HDCP compliant monitor?

#1
So.... is this still a thing?
I'm looking to buy a monitor (in the end two) for a new rig that I"m going to be building. But because of my immediate gratification complex I was looking and found a monitor up the road at my local Staples for a not bad price that I could be putting to use in the meantime as a second monitor for a laptop set up. However I was reading the spec and it says it's not HDCP compliant. And it occurs to me I haven't heard anything about that in years.

Is that still a thing? Any insight on this? What am I losing (if anything) picking up some non-compliant monitors these days?
 

figmentPez

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#2
Yes, it's still a thing. I'm not sure what all you'll have trouble with, but if you watching streaming services like Netflix or Amazon Prime on your computer, they won't play back in HD on that monitor, possibly not at all as long as you have any monitor connected that isn't HDCP.
 
#3
well that's annoying.
I don't know that I'll be doing any streaming or such with that rig but I don't want to limit myself anyhow.
Guess I either drop a few more dollars or convince myself that immediate gratification isn't worth it.
Thanks
 
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#4
Yes. Until such time as DRM goes away (don't hold your breath!), HDCP compatibility will be required if you want to play any hi-def content, otherwise your playback will be "dumbed down" to 480p...IF it plays at all.

Really all that HDCP certification means is that a device can identify itself as an "official" member of a High-bandwidth Digital Content Protection chain, which basically means that its manufacturer promises Intel* that their device will not allow diverting of the unencrypted audio/video stream to any other devices that are not in an "approved" HDCP chain...i.e., to be recorded or broadcast in an unencrypted state.

--Patrick
*HDCP was developed by Intel.
 
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#5
oh man dont even get me started on this as someone who watches non-pirated media on my computer. do you know hard it is to find a displayport 1.2a 4k compliant cable!? ask @PatrThom about the many nights i consulted with him trying to figure it out. I used no less than 6 computer/software professionals to find a cable that could do what was needed.

the short answer is if you are going to watch legal streams/copies of media all your parts should have the HDCP compliant sticker.
 
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#6
oh man dont even get me started on this as someone who watches non-pirated media on my computer. do you know hard it is to find a displayport 1.2a 4k compliant cable!? ask @PatrThom about the many nights i consulted with him trying to figure it out. I used no less than 6 computer/software professionals to find a cable that could do what was needed.

the short answer is if you are going to watch legal streams/copies of media all your parts should have the HDCP compliant sticker.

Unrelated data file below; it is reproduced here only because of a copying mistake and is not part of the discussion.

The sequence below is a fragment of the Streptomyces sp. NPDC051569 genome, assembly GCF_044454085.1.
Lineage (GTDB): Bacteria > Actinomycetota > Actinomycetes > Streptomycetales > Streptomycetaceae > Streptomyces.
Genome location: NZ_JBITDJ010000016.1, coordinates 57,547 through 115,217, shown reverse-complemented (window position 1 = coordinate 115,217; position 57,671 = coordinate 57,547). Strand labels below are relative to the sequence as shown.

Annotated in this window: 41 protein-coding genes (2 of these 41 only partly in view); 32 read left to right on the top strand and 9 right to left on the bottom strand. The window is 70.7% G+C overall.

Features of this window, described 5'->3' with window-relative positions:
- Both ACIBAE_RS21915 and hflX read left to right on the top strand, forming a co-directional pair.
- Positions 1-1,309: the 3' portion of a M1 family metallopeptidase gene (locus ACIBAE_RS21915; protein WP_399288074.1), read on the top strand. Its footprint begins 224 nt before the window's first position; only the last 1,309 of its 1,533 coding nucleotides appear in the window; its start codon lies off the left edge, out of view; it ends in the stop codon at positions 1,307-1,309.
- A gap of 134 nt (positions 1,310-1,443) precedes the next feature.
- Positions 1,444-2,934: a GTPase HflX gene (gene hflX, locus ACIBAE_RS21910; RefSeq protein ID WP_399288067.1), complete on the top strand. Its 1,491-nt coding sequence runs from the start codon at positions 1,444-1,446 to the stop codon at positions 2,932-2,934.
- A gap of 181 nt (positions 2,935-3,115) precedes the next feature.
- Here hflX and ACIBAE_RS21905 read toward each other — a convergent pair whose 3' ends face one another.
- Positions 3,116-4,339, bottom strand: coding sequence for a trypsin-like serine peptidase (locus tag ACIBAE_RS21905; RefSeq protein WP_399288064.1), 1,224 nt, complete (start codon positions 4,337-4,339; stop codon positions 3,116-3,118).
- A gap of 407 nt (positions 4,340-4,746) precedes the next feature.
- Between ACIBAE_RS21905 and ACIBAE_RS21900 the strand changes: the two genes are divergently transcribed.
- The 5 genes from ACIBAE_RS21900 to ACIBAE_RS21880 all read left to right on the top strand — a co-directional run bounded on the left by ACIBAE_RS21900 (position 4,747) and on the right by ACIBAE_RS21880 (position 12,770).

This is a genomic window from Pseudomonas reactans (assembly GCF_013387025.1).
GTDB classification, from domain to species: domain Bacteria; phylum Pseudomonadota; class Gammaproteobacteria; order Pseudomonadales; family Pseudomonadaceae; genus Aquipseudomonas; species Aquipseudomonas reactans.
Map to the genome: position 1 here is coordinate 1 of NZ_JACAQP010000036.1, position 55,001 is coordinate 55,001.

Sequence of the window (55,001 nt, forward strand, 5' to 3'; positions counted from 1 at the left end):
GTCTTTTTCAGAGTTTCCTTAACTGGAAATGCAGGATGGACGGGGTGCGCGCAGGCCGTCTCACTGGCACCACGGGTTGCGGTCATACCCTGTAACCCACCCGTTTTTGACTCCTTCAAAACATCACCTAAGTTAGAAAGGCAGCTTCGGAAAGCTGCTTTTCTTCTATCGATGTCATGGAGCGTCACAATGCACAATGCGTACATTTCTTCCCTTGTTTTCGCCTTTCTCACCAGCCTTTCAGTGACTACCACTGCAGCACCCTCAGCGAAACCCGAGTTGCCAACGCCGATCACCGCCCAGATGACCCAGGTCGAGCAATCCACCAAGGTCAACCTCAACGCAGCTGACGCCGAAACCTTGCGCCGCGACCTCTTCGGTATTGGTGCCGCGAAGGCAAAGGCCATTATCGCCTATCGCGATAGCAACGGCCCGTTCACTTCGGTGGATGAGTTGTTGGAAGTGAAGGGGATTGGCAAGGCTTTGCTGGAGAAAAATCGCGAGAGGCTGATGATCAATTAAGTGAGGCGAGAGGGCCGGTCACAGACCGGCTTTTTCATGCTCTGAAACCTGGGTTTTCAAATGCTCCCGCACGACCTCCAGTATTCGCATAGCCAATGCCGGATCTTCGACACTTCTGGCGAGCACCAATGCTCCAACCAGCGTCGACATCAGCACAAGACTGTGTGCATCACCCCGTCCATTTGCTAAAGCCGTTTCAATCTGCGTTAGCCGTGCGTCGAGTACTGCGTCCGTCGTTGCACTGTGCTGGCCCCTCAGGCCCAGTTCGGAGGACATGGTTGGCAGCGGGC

Or just crack everything because fuck drm.
 
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#7
do you know hard it is to find a displayport 1.2a 4k compliant cable!?
Now that 4K (and 8K!) are more common, it's getting easier, but can I find a 4K television that's under 35in? Nooooo...

--Patrick
 
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#8
Now that 4K (and 8K!) are more common, it's getting easier, but can I find a 4K television that's under 35in? Nooooo...

--Patrick
oh yeah today all major brands support it. in 2017? HAHAHAHAHAHA
 

GasBandit

Staff member
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#9
It's still an issue in professional A/V, a great deal. Mostly when people try to use macbooks as a signal source into a conference room's presentation system.
 
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#10
It's still an issue in professional A/V, a great deal. Mostly when people try to use macbooks as a signal source into a conference room's presentation system.
Should be less of an issue now that Apple revised their HDMI adapter in August to support 4K60.
...except for the fact that the new and old ones still look the same (aside from a teeny-tiny model number, that is), so you're going to get some "Why won't mine do that?" people who are still using the older 4K30 adapter.

--Patrick
 
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#12
and now you have the assholes with the 4k 120hz plus monitors and its all BUT IT DOESNT WORK RIGHT! dog no one has a standard for that. and my ire for 4k UHD blu-ray on PC is something legendary. AFAIK no video card on the market has support for intel SGX protection. When i decide I want to start collecting/streaming real 4K video Ill have to build or buy something just for that!

To be dead honest, I may just go to ripping to MKV when I start buying 4K stuff.
 
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